100 YEARS AGO
Friday, March 21 1919
Tokyo buildings damaged by rare gale
By the violent wind Wednesday evening, two large, two-storied buildings at the Tokyo Medical College at Higashi-Okubo that were being erected, and one of them almost completed, were blown down and destroyed. In the suburbs, several small houses tumbled down.
The sudden gale that visited Tokyo on Wednesday evening for over an hour was a rare phenomenon at this season of the year, according to Dr. Okada of the Central Meteorological Observatory.
It was caused by the sudden appearance of a small depression about noon that day on the Saku Plain, Nagano Prefecture, which proceeded east at a velocity of 30 miles an hour and passed out to the Pacific, crossing Ibaraki and Tochigi prefectures. Tokyo was out of the center of the zone, luckily, and the damage here was limited. Owing to the remarkably rapid progress of the low pressure, the Central Meteorological Observatory had no time to issue a special warning.
In Tochigi Prefecture, the violent storm was accompanied by hail and thunder. A newly built primary school in course of construction was blown down by the storm and a bridge over the Tone River at Menuma was badly damaged, stopping traffic. In Kumagae, the storm fanned the sparks from the engine of a passing freight train and set an uncovered freight car on fire, destroying it and the cargo, causing a loss of ¥900.
In Mito, the storm caused the failure of the electricity supply for nearly four hours, plunging the whole city into darkness.
In Yokohama, a severe hail storm lasted for nearly an hour.
75 YEARS AGO
Wednesday, March 8, 1944
Aluminum coins to be replaced by tin
The 10 sen, 5 sen, and 1 sen aluminum coins now in circulation will, beginning the end of this month, be replaced by those made of tin to economize on the consumption of aluminum which is an important war material.
The tin coins of all three denominations will be slightly smaller than the respective aluminum ones, the diameters of the new 10 sen, 5 sen, and 1 sen coins being respectively 19 millimeters, 17 millimeters and 15 millimeters as against the 22 millimeters, 19 millimeters and 16 millimeters of the aluminum coins of the same face value.
Therefore, the 10 sen tin coin will be of the same size as the 5 sen aluminum coin, while all the tin coins will be 2½ times as heavy as the aluminum coins of the same value. The 10 sen and 5 sen tin coins have holes of five and four millimeters in the center, and look like the nickel coins of old days.
There is no change in the design of the 10 sen and 5 sen tin coins, each bearing the Imperial Crest of the Chrysanthemum at the top and the Imperial Crest of the Paulownia and auspicious clouds below the hole.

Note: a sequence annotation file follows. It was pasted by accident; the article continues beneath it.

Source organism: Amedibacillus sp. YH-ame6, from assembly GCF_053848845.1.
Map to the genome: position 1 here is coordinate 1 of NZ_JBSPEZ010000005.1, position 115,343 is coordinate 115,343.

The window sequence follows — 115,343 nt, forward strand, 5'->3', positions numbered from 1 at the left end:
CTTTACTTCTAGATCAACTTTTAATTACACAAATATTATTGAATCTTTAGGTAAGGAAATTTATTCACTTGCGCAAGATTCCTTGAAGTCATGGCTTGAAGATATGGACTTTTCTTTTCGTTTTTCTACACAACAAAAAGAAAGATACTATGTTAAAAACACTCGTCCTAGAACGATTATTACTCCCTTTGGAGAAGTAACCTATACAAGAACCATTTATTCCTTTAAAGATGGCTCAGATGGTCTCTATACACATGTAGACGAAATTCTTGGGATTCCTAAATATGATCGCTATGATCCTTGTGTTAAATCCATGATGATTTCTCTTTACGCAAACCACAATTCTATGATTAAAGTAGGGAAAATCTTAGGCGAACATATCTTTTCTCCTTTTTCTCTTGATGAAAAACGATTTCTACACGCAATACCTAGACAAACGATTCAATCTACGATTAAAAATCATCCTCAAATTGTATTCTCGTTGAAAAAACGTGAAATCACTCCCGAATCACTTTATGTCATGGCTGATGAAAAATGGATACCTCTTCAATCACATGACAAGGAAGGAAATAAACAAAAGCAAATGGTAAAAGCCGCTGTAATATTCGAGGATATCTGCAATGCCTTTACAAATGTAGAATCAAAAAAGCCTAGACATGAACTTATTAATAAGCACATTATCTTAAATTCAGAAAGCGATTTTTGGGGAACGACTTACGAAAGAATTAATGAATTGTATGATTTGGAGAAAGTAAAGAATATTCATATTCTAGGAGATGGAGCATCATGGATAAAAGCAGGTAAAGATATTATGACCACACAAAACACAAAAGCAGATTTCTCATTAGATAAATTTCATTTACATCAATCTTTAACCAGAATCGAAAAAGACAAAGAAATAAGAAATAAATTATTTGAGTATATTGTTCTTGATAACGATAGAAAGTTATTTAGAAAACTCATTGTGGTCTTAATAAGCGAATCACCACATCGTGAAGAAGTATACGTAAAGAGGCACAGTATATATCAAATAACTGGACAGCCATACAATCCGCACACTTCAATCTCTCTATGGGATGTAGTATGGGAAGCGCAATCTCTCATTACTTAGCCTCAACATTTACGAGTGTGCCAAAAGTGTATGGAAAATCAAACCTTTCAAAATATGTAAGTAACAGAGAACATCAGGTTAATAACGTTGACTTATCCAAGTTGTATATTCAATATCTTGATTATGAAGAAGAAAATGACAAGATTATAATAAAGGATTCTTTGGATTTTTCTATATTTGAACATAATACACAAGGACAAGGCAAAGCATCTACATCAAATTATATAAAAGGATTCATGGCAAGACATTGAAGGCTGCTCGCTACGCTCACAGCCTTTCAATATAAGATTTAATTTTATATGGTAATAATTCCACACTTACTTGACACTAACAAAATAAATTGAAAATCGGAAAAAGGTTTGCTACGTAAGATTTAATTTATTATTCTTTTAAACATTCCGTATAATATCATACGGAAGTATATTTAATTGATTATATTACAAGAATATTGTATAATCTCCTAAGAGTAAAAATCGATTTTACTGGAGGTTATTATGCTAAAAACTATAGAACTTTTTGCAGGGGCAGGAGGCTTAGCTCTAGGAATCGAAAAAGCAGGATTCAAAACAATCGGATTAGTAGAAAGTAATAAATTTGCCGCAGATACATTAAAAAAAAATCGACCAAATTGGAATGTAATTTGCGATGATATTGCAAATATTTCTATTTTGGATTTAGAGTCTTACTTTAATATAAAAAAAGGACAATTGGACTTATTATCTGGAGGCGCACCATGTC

The new 1 sen coin, however, has the Imperial Crest in the center with an arabesque design of the chrysanthemum on both sides of the Imperial Crest. The new coins are silvery grey in color.
The 10 sen and 1 sen coins will make their appearance toward the end of this month, while the 5 sen coin will appear a little later, about the middle of April. The aluminum coins will be left in circulation as at present for some time to come.
50 YEARS AGO
Sunday, March 2, 1969
Exploding balloons injure eight people
Eight persons suffered burns when toy balloons exploded Saturday afternoon during a public demonstration for fire prevention cosponsored by the Yokohama Fire Station.
The explosions occurred at about 1 p.m. when an official for the demonstration was distributing publicity balloons to spectators at a plaza in front of the JNR Yokohama Station. Altogether, 10 balloons held by the campaigner exploded one after another. The balloons, each 30 centimeters long and 15 centimeters in diameter, contained hydrogen.
The injured persons, including Miyuki Natori, a 9-year-old girl, were taken to a nearby hospital. Police suspected a smoker’s carelessness may have caused the explosion.
25 YEARS AGO
Sunday, March 13, 1994
Food Agency issues reminder to mix rice
The Food Agency has issued a notice to local governments and concerned sectors that they should make sure rice sellers in their areas are mixing domestic and at least 20 percent of Thai rice for sales to consumers.
The agency’s notice also banned sales of sets of domestic rice and imported rice in separate bags. It noted the policy is intended to maintain stable supplies and prevent hoarding of domestic rice.
If only domestic grain is purchased, the supply will be completely consumed before rice grown this year comes onto the market, the notice said. Blended rice will likely be put on the market as early as next week despite much opposition from consumers and sellers.
Consumers say they want freedom of choice and if domestic and imported rice have to be sold in a certain proportion, then they want to have the rice in separate bags so they can cook it in different ways according to the type. Rice sellers likewise say they want to sell the different types separately. Some wholesalers also want to sell sets of foreign and domestic rice instead of blended rice.
Japan has imported 721,100 tons of rice since last November, according to the Food Agency. The figure is broken down into 521,000 tons for direct consumption and 200,000 tons for processing. The agency plans to import a total of 1.37 million tons of table rice from March through June.
Of the 721,000 tons, Thai rice accounted for 61.9 percent, or 446,400 tons, including all of the 200,000 tons for processing. Imports totaled 148,300 tons from China, 99,400 tons from the United States and 27,000 tons from Australia.
In this feature, we delve into The Japan Times’ 121-year archive to present a selection of stories from the past. This month’s edition was collated with the assistance of Christopher Kunody. The Japan Times’ entire archive is now available to purchase in digital format. For more details, see jtimes.jp/de.